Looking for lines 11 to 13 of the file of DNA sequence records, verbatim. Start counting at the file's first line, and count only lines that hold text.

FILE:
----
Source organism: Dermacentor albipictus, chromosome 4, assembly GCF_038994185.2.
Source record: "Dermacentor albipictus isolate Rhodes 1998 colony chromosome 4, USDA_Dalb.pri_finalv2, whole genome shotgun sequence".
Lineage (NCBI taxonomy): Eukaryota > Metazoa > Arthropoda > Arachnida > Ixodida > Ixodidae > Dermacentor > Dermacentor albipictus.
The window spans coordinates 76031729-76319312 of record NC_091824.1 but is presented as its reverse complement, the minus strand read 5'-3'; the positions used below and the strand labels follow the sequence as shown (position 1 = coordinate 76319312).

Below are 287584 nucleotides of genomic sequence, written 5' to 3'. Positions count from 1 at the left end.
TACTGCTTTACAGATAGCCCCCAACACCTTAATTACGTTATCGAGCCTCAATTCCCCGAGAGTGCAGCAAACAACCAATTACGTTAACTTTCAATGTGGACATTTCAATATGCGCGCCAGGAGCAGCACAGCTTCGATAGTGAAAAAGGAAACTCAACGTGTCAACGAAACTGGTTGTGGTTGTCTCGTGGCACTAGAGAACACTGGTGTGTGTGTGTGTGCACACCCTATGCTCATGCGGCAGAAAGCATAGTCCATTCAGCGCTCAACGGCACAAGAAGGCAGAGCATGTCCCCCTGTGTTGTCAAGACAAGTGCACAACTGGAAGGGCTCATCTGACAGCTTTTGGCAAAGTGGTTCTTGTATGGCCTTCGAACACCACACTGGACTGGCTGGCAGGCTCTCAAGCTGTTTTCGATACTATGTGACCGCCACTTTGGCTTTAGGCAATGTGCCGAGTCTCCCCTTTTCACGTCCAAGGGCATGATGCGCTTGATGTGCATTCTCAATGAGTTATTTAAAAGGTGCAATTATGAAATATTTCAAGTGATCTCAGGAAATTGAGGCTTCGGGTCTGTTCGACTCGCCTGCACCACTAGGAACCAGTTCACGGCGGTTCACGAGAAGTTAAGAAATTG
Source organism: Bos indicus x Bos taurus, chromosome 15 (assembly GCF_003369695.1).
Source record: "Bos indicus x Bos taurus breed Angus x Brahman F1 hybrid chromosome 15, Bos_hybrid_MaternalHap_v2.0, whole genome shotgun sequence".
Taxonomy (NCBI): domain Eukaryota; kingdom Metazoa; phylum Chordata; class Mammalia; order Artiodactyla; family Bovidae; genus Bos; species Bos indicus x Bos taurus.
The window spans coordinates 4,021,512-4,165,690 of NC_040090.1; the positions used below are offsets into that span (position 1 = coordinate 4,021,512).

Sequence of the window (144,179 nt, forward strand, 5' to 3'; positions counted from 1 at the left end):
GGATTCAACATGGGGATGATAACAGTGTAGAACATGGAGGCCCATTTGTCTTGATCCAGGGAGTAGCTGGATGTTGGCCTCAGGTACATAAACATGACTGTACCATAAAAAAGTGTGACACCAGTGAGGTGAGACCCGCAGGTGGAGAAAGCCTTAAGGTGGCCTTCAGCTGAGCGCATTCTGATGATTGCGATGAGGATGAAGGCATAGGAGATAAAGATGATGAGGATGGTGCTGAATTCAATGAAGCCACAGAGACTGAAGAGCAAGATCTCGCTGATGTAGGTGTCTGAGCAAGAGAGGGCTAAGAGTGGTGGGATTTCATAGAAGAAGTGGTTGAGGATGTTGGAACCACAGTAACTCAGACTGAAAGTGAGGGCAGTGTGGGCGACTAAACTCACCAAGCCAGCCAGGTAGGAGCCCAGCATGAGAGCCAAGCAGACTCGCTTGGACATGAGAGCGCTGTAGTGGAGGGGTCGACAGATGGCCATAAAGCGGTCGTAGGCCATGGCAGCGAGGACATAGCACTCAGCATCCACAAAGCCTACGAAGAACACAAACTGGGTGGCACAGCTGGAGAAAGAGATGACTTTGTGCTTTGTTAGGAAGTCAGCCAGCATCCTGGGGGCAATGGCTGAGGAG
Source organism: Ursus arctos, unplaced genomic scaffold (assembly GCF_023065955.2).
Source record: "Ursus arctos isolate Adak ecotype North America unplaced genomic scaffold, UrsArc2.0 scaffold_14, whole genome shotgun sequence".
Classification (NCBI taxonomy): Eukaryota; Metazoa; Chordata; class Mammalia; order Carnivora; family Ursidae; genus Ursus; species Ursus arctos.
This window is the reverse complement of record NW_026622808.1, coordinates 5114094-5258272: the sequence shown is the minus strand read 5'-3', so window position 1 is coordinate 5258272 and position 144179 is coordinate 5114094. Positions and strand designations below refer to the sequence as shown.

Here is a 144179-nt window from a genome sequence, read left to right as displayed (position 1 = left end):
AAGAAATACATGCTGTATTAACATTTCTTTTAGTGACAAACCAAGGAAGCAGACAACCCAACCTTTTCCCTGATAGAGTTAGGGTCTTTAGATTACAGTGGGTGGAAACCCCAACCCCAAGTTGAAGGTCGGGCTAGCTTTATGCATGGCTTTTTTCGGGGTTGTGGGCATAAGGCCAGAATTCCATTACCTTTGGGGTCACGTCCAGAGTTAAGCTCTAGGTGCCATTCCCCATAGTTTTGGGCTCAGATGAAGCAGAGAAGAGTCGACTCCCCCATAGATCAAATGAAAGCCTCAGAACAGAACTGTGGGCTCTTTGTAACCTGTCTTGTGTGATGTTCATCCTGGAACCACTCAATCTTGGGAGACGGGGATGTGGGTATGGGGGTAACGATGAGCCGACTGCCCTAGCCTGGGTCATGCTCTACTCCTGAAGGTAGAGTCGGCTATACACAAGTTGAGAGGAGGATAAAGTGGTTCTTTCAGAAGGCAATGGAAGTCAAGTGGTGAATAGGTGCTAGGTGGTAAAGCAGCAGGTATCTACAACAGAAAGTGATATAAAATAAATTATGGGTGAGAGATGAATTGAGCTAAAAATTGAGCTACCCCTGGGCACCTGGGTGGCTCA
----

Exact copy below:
Sequence of the window (144,179 nt, forward strand, 5' to 3'; positions counted from 1 at the left end):
GGATTCAACATGGGGATGATAACAGTGTAGAACATGGAGGCCCATTTGTCTTGATCCAGGGAGTAGCTGGATGTTGGCCTCAGGTACATAAACATGACTGTACCATAAAAAAGTGTGACACCAGTGAGGTGAGACCCGCAGGTGGAGAAAGCCTTAAGGTGGCCTTCAGCTGAGCGCATTCTGATGATTGCGATGAGGATGAAGGCATAGGAGATAAAGATGATGAGGATGGTGCTGAATTCAATGAAGCCACAGAGACTGAAGAGCAAGATCTCGCTGATGTAGGTGTCTGAGCAAGAGAGGGCTAAGAGTGGTGGGATTTCATAGAAGAAGTGGTTGAGGATGTTGGAACCACAGTAACTCAGACTGAAAGTGAGGGCAGTGTGGGCGACTAAACTCACCAAGCCAGCCAGGTAGGAGCCCAGCATGAGAGCCAAGCAGACTCGCTTGGACATGAGAGCGCTGTAGTGGAGGGGTCGACAGATGGCCATAAAGCGGTCGTAGGCCATGGCAGCGAGGACATAGCACTCAGCATCCACAAAGCCTACGAAGAACACAAACTGGGTGGCACAGCTGGAGAAAGAGATGACTTTGTGCTTTGTTAGGAAGTCAGCCAGCATCCTGGGGGCAATGGCTGAGGAG
Source organism: Ursus arctos, unplaced genomic scaffold (assembly GCF_023065955.2).